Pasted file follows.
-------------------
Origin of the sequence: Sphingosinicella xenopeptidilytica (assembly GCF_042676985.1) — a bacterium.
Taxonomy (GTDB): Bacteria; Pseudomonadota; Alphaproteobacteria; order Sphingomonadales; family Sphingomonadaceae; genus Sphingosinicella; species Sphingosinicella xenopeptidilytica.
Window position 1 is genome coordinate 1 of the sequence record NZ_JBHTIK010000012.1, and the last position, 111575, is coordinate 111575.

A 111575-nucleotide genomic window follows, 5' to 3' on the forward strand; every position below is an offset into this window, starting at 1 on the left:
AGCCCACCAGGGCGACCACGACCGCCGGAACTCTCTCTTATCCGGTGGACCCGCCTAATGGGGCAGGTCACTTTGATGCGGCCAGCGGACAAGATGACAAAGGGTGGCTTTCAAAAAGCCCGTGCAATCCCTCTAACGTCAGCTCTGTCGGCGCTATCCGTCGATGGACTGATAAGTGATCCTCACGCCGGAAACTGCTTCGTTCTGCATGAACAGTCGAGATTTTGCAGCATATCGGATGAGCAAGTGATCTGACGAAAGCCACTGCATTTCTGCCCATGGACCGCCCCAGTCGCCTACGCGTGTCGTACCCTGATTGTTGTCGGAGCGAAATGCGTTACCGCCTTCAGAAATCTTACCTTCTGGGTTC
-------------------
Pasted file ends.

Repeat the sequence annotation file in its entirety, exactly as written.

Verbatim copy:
Origin of the sequence: Sphingosinicella xenopeptidilytica (assembly GCF_042676985.1) — a bacterium.
Taxonomy (GTDB): Bacteria; Pseudomonadota; Alphaproteobacteria; order Sphingomonadales; family Sphingomonadaceae; genus Sphingosinicella; species Sphingosinicella xenopeptidilytica.
Window position 1 is genome coordinate 1 of the sequence record NZ_JBHTIK010000012.1, and the last position, 111575, is coordinate 111575.

A 111575-nucleotide genomic window follows, 5' to 3' on the forward strand; every position below is an offset into this window, starting at 1 on the left:
AGCCCACCAGGGCGACCACGACCGCCGGAACTCTCTCTTATCCGGTGGACCCGCCTAATGGGGCAGGTCACTTTGATGCGGCCAGCGGACAAGATGACAAAGGGTGGCTTTCAAAAAGCCCGTGCAATCCCTCTAACGTCAGCTCTGTCGGCGCTATCCGTCGATGGACTGATAAGTGATCCTCACGCCGGAAACTGCTTCGTTCTGCATGAACAGTCGAGATTTTGCAGCATATCGGATGAGCAAGTGATCTGACGAAAGCCACTGCATTTCTGCCCATGGACCGCCCCAGTCGCCTACGCGTGTCGTACCCTGATTGTTGTCGGAGCGAAATGCGTTACCGCCTTCAGAAATCTTACCTTCTGGGTTC